The Harbour Canteen visitors’ books contain 42,000 stories – although most of them are as yet untold. Here are just three of the stories we do know.
George Sanders won the Victoria Cross while serving with the West Yorkshire Regiment during the Battle of the Somme.
On 1 July, 1916, Corporal Sanders found himself isolated with 30 men after advancing into enemy territory near Thiepval. He organised his defences, detailed a bombing party and made it clear that his men’s priority was to hold the position.
The following day he repelled an enemy attack and rescued some prisoners they were holding. After further action he and his men were relieved after 36 hours. They had no food and water, having given it all to the wounded on the first night.
Corporal Sanders received his VC from the King at Buckingham Palace on 18 November 1916, which suggests that his entry in the book was made as he was returning from France for the ceremony.
You can see the entry here.
In 1913 Hugh Trenchard was transferred to the Royal Flying Corps (RFC) to become assistant commandant of the Central Flying School, a job that reflected his interest in aviation.
He was promoted to Brigadier General and commanded the RFC in France from summer 1915 to early 1918 when he returned to England to become Chief of the Air Staff following the formation of the Air Council.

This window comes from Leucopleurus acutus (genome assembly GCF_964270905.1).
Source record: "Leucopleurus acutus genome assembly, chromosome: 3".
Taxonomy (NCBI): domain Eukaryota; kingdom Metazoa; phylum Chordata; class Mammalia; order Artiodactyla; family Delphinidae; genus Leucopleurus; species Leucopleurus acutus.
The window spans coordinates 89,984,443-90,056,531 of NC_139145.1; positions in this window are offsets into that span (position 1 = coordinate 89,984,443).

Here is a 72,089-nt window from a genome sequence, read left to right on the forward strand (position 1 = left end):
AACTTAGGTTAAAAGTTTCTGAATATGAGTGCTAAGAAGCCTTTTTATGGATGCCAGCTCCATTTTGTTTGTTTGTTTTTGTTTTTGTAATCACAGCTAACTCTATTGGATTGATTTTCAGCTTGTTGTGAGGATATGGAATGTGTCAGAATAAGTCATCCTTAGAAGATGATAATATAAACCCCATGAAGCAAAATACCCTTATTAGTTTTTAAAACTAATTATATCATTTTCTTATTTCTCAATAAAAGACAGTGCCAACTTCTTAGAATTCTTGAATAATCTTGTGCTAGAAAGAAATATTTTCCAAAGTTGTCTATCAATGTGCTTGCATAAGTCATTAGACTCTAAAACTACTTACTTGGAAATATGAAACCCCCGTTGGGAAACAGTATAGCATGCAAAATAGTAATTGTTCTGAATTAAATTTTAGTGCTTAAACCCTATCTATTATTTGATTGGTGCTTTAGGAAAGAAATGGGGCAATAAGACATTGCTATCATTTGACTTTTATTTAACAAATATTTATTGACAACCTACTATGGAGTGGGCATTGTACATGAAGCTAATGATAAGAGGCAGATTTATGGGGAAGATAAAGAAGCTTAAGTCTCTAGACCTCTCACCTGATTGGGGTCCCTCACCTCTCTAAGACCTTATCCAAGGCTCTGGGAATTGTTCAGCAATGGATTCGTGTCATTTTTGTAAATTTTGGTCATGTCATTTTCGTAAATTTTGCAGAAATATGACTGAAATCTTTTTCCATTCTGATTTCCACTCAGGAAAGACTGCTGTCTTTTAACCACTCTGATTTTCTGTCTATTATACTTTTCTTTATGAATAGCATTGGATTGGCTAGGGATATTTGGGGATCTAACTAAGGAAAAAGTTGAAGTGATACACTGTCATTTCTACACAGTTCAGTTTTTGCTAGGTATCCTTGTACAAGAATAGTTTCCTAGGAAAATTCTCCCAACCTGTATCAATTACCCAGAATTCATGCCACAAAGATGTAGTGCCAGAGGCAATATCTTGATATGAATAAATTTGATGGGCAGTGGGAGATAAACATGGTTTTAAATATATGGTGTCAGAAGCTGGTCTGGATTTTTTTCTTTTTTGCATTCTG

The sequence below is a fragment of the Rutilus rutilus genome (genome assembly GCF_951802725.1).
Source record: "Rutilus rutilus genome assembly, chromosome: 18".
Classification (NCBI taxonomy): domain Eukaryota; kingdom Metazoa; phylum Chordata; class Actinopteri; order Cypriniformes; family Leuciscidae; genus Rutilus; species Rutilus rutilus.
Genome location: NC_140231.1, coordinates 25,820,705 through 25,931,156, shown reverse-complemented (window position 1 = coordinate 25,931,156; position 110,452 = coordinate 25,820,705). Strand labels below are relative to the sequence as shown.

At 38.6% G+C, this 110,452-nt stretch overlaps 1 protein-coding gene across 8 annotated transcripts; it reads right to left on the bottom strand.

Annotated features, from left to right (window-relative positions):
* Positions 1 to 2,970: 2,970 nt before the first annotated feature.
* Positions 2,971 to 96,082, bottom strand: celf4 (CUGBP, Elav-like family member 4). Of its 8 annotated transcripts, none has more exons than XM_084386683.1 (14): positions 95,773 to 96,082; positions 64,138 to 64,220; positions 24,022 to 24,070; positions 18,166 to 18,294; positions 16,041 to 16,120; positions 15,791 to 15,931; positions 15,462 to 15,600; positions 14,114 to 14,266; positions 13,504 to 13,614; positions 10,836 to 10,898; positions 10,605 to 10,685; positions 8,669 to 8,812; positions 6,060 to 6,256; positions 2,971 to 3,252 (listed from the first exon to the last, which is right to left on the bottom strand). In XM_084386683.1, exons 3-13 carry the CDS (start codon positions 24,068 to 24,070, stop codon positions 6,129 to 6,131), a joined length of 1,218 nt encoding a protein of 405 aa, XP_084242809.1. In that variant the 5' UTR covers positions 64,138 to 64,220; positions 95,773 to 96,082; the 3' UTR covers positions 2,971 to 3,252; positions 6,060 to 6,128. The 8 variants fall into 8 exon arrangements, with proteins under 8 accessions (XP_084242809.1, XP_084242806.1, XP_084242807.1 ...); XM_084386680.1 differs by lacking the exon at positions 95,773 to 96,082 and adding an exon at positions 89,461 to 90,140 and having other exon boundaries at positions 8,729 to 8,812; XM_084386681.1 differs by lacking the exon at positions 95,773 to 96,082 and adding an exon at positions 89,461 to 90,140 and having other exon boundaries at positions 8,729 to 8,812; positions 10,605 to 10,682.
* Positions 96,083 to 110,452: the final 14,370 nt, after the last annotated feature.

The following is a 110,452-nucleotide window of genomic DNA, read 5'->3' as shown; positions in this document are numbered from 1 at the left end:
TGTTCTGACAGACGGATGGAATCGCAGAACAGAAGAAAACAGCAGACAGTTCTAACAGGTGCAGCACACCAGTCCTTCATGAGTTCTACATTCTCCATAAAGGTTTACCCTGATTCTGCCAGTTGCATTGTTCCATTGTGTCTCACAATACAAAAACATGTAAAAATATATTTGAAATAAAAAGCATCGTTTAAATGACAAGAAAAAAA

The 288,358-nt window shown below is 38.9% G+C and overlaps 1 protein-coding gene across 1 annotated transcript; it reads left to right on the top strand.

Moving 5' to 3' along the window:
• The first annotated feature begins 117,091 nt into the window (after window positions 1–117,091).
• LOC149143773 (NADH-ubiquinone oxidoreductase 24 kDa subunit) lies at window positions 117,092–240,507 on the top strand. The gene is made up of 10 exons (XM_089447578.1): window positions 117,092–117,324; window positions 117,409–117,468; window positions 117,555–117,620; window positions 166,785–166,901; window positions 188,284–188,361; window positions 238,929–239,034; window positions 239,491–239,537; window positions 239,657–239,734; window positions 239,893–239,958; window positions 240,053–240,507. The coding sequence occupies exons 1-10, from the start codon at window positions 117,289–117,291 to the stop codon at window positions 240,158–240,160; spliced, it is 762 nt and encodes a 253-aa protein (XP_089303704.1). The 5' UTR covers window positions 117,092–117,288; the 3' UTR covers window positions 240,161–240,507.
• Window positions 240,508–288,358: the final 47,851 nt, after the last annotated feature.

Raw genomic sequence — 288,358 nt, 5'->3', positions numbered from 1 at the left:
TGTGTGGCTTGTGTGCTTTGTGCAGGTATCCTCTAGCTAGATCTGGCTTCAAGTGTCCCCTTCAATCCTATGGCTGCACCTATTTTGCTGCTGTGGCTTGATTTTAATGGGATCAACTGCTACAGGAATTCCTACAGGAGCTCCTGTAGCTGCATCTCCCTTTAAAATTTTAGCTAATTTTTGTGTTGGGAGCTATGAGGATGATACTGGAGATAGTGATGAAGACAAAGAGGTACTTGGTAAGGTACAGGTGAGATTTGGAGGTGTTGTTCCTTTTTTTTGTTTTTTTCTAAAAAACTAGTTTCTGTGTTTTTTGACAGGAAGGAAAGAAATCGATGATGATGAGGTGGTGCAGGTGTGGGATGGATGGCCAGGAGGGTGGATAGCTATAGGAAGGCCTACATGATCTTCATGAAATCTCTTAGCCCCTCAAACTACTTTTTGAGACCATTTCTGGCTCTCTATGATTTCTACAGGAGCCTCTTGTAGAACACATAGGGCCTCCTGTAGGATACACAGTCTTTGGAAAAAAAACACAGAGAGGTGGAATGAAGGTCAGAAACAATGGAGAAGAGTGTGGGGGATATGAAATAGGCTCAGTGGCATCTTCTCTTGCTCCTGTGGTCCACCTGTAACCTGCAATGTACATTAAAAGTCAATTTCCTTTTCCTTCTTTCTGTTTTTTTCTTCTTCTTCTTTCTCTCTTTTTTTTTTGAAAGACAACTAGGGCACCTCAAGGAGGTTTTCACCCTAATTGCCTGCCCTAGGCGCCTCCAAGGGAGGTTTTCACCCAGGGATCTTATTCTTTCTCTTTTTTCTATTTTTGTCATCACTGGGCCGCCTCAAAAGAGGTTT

The initials CAS feature after his entry in the visitors’ book he signed in the Harbour Canteen, and it was in that role that he helped establish the Royal Air Force on 1 April 1918 through a merger of the RFC and the Royal Naval Air Service (RNAS).
Trenchard made his visitors’ book entry as he was about to leave for France to inspect air squadrons and assess the air situation, but he had locked horns on a number of occasions with Air Secretary Lord Rothermere and had already offered his resignation from the post.
Five days after signing the book, on 10 April, he was told that the War Cabinet had accepted his resignation. It was perhaps the last time that he used those initials that year.
Trenchard took on the command of the newly-formed Independent Air Force but in February 1919, Winston Churchill, Minister of War and Air, invited Trenchard to return as CAS, a position he held until his retirement in 1929.
Roger Keyes had an important role as Vice Admiral of the Dover Patrol, the huge fleet of warships and auxiliaries that worked tirelessly to keep troop and freight ships safe in the Channel.
He had taken over the command of the Dover Patrol at the start of the year and by introducing new tactics he quickly achieved impressive results, sinking five U-boats in one month.
It is likely that his entry in the visitors’ book was made during an inspection of the harbour rather than before or after travelling to France. Two months later, on St George’s Day, 23 April, he masterminded the famous raids on the German submarine pens at Zeebrugge and Ostend.
You can see the entry here.